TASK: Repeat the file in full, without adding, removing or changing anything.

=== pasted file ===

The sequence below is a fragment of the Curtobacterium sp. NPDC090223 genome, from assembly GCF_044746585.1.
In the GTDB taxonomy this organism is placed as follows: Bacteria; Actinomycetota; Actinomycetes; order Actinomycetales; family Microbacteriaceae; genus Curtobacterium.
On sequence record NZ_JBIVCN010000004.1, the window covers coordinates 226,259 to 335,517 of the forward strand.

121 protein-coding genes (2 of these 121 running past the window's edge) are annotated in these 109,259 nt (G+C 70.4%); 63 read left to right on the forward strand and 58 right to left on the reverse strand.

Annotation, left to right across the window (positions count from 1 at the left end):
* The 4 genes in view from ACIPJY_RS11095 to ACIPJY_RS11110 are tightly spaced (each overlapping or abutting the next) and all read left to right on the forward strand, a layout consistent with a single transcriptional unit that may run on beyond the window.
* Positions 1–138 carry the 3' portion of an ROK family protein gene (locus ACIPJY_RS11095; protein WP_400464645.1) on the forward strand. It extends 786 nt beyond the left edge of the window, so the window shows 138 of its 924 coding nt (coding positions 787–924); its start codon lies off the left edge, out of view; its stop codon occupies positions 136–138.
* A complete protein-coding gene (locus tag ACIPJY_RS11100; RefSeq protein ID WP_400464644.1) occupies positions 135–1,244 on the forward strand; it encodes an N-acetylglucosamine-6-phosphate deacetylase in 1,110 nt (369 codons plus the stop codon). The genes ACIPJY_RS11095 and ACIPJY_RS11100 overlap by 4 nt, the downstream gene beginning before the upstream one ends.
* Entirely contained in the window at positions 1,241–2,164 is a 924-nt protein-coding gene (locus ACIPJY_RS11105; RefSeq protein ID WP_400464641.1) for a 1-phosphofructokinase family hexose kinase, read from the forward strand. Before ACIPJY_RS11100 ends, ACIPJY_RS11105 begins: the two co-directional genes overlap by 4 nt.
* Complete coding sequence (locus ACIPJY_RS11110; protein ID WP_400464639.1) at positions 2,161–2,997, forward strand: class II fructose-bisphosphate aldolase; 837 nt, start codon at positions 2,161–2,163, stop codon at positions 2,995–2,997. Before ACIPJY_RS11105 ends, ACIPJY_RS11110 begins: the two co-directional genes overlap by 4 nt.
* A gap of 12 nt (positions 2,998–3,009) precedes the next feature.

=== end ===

The sequence below is a fragment of the Curtobacterium sp. NPDC090223 genome, from assembly GCF_044746585.1.
In the GTDB taxonomy this organism is placed as follows: Bacteria; Actinomycetota; Actinomycetes; order Actinomycetales; family Microbacteriaceae; genus Curtobacterium.
On sequence record NZ_JBIVCN010000004.1, the window covers coordinates 226,259 to 335,517 of the forward strand.

121 protein-coding genes (2 of these 121 running past the window's edge) are annotated in these 109,259 nt (G+C 70.4%); 63 read left to right on the forward strand and 58 right to left on the reverse strand.

Annotation, left to right across the window (positions count from 1 at the left end):
* The 4 genes in view from ACIPJY_RS11095 to ACIPJY_RS11110 are tightly spaced (each overlapping or abutting the next) and all read left to right on the forward strand, a layout consistent with a single transcriptional unit that may run on beyond the window.
* Positions 1–138 carry the 3' portion of an ROK family protein gene (locus ACIPJY_RS11095; protein WP_400464645.1) on the forward strand. It extends 786 nt beyond the left edge of the window, so the window shows 138 of its 924 coding nt (coding positions 787–924); its start codon lies off the left edge, out of view; its stop codon occupies positions 136–138.
* A complete protein-coding gene (locus tag ACIPJY_RS11100; RefSeq protein ID WP_400464644.1) occupies positions 135–1,244 on the forward strand; it encodes an N-acetylglucosamine-6-phosphate deacetylase in 1,110 nt (369 codons plus the stop codon). The genes ACIPJY_RS11095 and ACIPJY_RS11100 overlap by 4 nt, the downstream gene beginning before the upstream one ends.
* Entirely contained in the window at positions 1,241–2,164 is a 924-nt protein-coding gene (locus ACIPJY_RS11105; RefSeq protein ID WP_400464641.1) for a 1-phosphofructokinase family hexose kinase, read from the forward strand. Before ACIPJY_RS11100 ends, ACIPJY_RS11105 begins: the two co-directional genes overlap by 4 nt.
* Complete coding sequence (locus ACIPJY_RS11110; protein ID WP_400464639.1) at positions 2,161–2,997, forward strand: class II fructose-bisphosphate aldolase; 837 nt, start codon at positions 2,161–2,163, stop codon at positions 2,995–2,997. Before ACIPJY_RS11105 ends, ACIPJY_RS11110 begins: the two co-directional genes overlap by 4 nt.
* A gap of 12 nt (positions 2,998–3,009) precedes the next feature.